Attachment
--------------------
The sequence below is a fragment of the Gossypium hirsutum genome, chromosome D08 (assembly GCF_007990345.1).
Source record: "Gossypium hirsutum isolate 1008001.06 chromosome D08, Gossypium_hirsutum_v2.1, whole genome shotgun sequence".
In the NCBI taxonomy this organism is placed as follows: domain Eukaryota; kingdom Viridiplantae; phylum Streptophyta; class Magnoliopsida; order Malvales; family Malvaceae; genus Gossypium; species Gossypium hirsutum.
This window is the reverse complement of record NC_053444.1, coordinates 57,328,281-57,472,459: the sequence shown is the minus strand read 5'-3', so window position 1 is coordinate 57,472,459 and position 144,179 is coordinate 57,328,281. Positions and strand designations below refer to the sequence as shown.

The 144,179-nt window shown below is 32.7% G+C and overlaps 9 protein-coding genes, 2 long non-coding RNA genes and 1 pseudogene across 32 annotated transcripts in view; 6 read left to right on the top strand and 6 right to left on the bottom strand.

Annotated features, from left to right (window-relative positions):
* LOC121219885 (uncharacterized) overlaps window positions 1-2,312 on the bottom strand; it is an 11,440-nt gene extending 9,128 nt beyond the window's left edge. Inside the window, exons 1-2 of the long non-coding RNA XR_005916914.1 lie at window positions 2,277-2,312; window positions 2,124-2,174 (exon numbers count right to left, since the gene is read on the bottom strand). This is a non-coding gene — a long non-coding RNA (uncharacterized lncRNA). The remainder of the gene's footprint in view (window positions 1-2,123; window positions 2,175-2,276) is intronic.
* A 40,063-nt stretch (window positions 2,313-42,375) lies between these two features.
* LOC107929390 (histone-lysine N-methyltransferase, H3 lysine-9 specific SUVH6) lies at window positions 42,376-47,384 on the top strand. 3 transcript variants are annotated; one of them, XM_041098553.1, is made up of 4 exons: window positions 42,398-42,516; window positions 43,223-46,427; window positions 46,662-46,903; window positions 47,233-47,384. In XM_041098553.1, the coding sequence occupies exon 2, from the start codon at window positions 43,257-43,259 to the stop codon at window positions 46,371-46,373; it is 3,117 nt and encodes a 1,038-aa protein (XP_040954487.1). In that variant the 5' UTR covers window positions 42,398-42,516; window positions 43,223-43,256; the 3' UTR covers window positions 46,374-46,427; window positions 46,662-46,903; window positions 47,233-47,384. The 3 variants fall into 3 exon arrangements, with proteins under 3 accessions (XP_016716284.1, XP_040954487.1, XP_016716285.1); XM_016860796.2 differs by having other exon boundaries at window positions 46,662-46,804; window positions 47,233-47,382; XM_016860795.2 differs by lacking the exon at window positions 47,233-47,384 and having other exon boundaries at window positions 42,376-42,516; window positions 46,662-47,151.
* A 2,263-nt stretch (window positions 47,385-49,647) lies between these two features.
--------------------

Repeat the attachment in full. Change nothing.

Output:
The sequence below is a fragment of the Gossypium hirsutum genome, chromosome D08 (assembly GCF_007990345.1).
Source record: "Gossypium hirsutum isolate 1008001.06 chromosome D08, Gossypium_hirsutum_v2.1, whole genome shotgun sequence".
In the NCBI taxonomy this organism is placed as follows: domain Eukaryota; kingdom Viridiplantae; phylum Streptophyta; class Magnoliopsida; order Malvales; family Malvaceae; genus Gossypium; species Gossypium hirsutum.
This window is the reverse complement of record NC_053444.1, coordinates 57,328,281-57,472,459: the sequence shown is the minus strand read 5'-3', so window position 1 is coordinate 57,472,459 and position 144,179 is coordinate 57,328,281. Positions and strand designations below refer to the sequence as shown.

The 144,179-nt window shown below is 32.7% G+C and overlaps 9 protein-coding genes, 2 long non-coding RNA genes and 1 pseudogene across 32 annotated transcripts in view; 6 read left to right on the top strand and 6 right to left on the bottom strand.

Annotated features, from left to right (window-relative positions):
* LOC121219885 (uncharacterized) overlaps window positions 1-2,312 on the bottom strand; it is an 11,440-nt gene extending 9,128 nt beyond the window's left edge. Inside the window, exons 1-2 of the long non-coding RNA XR_005916914.1 lie at window positions 2,277-2,312; window positions 2,124-2,174 (exon numbers count right to left, since the gene is read on the bottom strand). This is a non-coding gene — a long non-coding RNA (uncharacterized lncRNA). The remainder of the gene's footprint in view (window positions 1-2,123; window positions 2,175-2,276) is intronic.
* A 40,063-nt stretch (window positions 2,313-42,375) lies between these two features.
* LOC107929390 (histone-lysine N-methyltransferase, H3 lysine-9 specific SUVH6) lies at window positions 42,376-47,384 on the top strand. 3 transcript variants are annotated; one of them, XM_041098553.1, is made up of 4 exons: window positions 42,398-42,516; window positions 43,223-46,427; window positions 46,662-46,903; window positions 47,233-47,384. In XM_041098553.1, the coding sequence occupies exon 2, from the start codon at window positions 43,257-43,259 to the stop codon at window positions 46,371-46,373; it is 3,117 nt and encodes a 1,038-aa protein (XP_040954487.1). In that variant the 5' UTR covers window positions 42,398-42,516; window positions 43,223-43,256; the 3' UTR covers window positions 46,374-46,427; window positions 46,662-46,903; window positions 47,233-47,384. The 3 variants fall into 3 exon arrangements, with proteins under 3 accessions (XP_016716284.1, XP_040954487.1, XP_016716285.1); XM_016860796.2 differs by having other exon boundaries at window positions 46,662-46,804; window positions 47,233-47,382; XM_016860795.2 differs by lacking the exon at window positions 47,233-47,384 and having other exon boundaries at window positions 42,376-42,516; window positions 46,662-47,151.
* A 2,263-nt stretch (window positions 47,385-49,647) lies between these two features.